00:08:25   is a French show and they didn't just buy the concept to do an English-language version.

00:08:31   They did that, but they also bought the streaming rights to the French-language show.

00:08:36   And that was another tell, right? Because I know that in France, I don't know the details,

00:08:41   but France is one of those countries where you have to have a certain threshold of content from the country.

00:08:46   They don't want to just be steamrolled by American culture, basically.

00:08:51   And that's going to be part of Apple's challenge. It's not just the rights. It's following the regulations to provide content in all of these countries.

00:08:59   So that's all going on, too. There's a lot going on here.

00:09:03   Including an article, a report from The Information, which is talking about things that I think we have been just saying for a bit about Apple considering a subscription bundle, right?

00:09:16   Yeah, exactly. This is a report from The Information subscription site, but the short version of it I can read the kind of key point here.

00:09:25   "Apple is considering creating a single subscription offering that would encompass its original TV shows, music service, and magazine articles."

00:09:31   Remember, they bought that magazine subscription company.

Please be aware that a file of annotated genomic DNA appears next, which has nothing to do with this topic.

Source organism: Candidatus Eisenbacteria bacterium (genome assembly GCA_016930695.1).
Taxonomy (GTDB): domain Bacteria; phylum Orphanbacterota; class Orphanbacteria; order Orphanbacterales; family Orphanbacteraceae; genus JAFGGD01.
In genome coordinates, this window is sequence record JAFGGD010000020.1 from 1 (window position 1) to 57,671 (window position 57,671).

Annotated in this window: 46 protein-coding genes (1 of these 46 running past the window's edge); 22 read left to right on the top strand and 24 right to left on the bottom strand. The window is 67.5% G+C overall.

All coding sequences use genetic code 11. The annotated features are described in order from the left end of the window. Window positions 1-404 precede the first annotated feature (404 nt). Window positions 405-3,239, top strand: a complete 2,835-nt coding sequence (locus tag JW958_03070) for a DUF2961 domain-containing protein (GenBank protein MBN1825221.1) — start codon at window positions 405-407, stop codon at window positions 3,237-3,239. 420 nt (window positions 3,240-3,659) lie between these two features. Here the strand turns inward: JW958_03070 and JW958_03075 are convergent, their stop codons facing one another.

00:09:35   "Two people familiar with the company's plans told the information. Such an ambitious offering would bear some similarity to Amazon Prime, which spans video, music, and some news.

00:09:44   Yet it would be sharply different from many other subscription media services, which tend to be focused on one specific entertainment area."

00:09:50   It's an interesting idea. John Gruber linked to this, and he and I have gone back and forth a little bit about what we think is most likely from Apple.

00:09:57   I think the truth is that it's probably not an either/or proposition. Even Amazon offers a streaming-only product in addition to the Prime product.

00:10:09   Now, it's not priced dramatically differently, but I think Apple could conceivably offer video service as a standalone and also offer a bundle.

00:10:20   The standalone might not be a really great deal, but I think offering a bundle, bundling with Apple Music at bare minimum is something that they would absolutely do.

00:10:30   But I think, again, it's worth at least pondering what would happen if you had an Apple Prime, essentially. What would that be?

00:10:39   And this report says they would roll in that sort of access to magazine content and Apple Music and this video service.

00:10:48   And then I guess my other question is what else would be in there? Would they throw iCloud storage in there, too?

00:10:54   And I think this seems to be right in Apple's wheelhouse, right? Apple's all about extending all the way around you and being like, "Yes, here's all of the things."

00:11:05   And right now, not a week goes by where I don't get a bill from Apple in my email for something.

00:11:11   Because I got Apple Music, and then here's a rental, and then here's my iCloud storage, and it used to be, and then here's my wife's iCloud storage, but at least they now have the family plan for that.